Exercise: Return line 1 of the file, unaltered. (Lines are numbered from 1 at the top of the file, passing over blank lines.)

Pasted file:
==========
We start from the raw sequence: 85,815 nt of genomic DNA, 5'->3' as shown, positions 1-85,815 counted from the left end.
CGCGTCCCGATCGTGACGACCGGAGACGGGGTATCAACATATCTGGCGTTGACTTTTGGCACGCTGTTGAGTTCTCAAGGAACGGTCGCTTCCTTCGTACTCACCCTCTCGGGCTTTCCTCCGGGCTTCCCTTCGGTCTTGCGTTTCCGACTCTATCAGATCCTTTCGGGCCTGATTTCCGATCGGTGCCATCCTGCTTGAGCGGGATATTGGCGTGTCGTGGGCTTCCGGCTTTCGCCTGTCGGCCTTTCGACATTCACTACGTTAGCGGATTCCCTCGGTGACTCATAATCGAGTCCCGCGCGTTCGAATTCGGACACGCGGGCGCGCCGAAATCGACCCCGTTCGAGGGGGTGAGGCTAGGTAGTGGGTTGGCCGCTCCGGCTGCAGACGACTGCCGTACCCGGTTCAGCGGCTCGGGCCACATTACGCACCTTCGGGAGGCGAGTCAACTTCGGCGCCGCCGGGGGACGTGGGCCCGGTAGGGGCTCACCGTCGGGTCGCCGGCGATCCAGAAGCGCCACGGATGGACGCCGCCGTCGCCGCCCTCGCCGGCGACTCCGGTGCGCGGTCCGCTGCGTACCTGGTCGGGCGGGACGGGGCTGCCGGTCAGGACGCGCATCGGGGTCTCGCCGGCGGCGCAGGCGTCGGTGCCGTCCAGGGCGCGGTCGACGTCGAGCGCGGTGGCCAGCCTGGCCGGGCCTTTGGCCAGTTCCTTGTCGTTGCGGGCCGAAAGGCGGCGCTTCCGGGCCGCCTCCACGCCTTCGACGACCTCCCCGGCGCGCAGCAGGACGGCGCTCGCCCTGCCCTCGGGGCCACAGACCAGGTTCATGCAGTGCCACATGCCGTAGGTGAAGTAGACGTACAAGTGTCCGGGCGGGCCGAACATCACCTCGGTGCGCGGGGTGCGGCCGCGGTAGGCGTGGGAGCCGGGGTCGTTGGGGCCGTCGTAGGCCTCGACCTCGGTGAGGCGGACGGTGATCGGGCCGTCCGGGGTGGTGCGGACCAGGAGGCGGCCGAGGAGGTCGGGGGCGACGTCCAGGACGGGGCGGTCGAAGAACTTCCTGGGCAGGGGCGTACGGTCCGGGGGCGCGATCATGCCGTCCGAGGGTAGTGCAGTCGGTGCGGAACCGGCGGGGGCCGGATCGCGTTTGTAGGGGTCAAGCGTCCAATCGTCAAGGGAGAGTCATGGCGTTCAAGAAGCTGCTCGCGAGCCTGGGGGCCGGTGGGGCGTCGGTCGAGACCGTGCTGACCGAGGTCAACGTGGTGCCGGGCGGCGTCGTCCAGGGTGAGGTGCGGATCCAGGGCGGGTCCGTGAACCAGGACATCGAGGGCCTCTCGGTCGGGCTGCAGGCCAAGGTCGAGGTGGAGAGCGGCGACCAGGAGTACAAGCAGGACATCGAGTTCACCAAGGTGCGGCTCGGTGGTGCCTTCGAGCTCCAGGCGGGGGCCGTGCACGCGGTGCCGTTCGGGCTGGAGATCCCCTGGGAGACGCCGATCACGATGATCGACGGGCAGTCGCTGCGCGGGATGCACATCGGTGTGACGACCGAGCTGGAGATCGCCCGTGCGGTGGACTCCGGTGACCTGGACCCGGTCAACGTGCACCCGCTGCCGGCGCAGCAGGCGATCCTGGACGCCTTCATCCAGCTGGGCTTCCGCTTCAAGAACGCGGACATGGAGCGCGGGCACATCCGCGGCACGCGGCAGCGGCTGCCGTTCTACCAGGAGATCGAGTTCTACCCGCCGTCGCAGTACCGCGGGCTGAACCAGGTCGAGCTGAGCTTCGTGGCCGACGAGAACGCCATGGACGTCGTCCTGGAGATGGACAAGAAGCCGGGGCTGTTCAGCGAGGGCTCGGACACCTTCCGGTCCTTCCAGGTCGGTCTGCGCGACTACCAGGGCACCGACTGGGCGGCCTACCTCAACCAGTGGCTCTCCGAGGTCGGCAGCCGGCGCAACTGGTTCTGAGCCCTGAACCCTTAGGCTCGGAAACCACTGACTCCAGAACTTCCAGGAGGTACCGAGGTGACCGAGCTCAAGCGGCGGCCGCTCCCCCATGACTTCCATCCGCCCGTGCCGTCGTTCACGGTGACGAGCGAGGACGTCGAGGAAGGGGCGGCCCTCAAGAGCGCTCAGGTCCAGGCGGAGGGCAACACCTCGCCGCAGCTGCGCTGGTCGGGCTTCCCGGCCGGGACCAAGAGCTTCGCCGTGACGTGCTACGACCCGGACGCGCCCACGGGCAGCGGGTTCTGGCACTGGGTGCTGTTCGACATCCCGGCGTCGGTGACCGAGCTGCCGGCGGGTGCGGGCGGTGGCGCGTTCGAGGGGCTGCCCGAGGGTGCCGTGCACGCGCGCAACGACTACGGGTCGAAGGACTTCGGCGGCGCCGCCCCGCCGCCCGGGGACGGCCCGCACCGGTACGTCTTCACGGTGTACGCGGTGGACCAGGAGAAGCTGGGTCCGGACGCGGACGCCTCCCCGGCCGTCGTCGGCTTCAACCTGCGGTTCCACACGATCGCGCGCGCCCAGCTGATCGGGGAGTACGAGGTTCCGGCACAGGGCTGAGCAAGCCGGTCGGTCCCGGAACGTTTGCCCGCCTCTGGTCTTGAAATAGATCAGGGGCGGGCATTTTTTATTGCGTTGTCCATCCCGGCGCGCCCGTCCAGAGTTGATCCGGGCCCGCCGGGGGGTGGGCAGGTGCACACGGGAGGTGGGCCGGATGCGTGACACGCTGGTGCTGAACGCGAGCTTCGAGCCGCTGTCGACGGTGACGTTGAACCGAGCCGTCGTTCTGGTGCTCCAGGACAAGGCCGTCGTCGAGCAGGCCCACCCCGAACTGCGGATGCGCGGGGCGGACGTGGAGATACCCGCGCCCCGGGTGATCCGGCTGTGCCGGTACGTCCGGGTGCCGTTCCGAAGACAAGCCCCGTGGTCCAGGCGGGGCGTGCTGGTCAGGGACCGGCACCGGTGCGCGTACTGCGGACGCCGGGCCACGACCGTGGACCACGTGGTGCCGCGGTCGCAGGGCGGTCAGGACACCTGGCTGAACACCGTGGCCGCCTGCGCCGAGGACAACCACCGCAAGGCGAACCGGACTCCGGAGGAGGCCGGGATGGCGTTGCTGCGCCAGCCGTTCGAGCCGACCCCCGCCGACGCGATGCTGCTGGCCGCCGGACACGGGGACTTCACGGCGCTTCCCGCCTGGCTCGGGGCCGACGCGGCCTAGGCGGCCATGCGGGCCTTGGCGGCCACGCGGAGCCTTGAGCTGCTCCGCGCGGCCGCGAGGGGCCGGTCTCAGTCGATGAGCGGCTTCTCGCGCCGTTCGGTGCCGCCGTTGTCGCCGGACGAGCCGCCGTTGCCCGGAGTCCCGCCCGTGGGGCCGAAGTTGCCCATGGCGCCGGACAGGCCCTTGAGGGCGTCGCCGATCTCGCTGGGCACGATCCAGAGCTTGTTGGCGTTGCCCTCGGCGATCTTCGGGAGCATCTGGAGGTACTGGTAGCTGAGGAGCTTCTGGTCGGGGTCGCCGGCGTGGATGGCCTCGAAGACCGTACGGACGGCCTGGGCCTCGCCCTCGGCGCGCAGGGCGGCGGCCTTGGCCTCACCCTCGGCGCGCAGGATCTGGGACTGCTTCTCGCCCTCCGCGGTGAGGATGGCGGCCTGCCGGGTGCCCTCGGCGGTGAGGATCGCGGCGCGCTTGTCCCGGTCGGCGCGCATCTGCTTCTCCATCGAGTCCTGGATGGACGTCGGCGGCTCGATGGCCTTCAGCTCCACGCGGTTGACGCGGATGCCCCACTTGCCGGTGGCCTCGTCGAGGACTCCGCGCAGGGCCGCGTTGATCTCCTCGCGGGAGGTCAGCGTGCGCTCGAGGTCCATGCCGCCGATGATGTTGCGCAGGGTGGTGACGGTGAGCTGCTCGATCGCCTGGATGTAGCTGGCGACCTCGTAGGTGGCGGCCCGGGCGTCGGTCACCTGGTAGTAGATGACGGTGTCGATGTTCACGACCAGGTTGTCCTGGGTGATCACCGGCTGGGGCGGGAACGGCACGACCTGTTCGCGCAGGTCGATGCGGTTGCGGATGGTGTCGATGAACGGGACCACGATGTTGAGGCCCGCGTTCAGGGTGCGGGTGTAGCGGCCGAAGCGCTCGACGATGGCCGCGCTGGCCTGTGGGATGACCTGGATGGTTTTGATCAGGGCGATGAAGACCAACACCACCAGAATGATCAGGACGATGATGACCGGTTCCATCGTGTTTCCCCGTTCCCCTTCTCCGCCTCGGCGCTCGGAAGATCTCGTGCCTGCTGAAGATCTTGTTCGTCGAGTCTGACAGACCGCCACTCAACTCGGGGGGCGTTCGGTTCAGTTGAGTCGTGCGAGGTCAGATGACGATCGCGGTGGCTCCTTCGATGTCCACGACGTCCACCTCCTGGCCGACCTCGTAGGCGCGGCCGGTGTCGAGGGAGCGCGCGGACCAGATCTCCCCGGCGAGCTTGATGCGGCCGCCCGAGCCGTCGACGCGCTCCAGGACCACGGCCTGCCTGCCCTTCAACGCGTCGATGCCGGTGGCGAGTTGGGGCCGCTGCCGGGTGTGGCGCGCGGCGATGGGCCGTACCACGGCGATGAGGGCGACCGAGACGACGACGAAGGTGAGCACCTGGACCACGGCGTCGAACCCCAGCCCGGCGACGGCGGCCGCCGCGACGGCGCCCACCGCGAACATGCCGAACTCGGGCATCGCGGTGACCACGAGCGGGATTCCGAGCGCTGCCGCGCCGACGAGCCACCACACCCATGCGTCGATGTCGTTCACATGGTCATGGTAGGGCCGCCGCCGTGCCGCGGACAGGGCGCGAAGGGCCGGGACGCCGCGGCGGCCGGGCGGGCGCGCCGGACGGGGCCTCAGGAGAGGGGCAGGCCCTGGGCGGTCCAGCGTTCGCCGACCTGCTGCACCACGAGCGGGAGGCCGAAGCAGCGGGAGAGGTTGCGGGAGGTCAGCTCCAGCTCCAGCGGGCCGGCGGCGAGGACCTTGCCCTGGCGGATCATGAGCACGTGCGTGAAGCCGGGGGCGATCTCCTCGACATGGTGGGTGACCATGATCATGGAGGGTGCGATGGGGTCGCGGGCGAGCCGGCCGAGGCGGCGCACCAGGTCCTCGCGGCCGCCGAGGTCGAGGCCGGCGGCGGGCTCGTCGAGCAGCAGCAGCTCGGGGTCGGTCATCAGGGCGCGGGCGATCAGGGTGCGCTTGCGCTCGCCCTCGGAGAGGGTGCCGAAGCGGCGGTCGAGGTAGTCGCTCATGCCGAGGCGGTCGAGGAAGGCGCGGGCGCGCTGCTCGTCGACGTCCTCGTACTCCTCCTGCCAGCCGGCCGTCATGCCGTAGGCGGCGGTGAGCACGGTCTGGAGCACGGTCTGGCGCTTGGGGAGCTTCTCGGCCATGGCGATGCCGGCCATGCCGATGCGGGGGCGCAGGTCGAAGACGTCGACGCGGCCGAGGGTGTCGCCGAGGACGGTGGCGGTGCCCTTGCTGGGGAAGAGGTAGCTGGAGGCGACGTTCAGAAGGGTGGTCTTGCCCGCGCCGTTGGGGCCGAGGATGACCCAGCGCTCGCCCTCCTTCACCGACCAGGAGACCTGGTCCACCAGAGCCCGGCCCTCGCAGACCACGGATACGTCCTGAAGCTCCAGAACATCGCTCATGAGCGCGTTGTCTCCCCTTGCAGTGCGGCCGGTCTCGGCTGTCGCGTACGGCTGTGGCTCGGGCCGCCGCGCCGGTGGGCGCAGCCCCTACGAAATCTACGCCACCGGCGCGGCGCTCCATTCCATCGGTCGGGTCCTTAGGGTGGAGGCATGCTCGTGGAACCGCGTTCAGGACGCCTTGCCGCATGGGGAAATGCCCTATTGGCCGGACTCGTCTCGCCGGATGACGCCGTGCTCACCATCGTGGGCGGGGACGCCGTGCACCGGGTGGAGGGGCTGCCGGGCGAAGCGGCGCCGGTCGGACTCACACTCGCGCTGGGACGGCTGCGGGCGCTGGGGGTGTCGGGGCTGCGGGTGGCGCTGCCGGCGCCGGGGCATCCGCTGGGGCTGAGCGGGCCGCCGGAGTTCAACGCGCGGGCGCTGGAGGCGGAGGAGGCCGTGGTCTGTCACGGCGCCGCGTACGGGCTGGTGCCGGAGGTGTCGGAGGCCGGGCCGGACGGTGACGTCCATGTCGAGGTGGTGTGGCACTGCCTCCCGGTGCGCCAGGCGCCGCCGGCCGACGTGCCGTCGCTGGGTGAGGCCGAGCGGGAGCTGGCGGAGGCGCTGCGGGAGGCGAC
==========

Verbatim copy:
We start from the raw sequence: 85,815 nt of genomic DNA, 5'->3' as shown, positions 1-85,815 counted from the left end.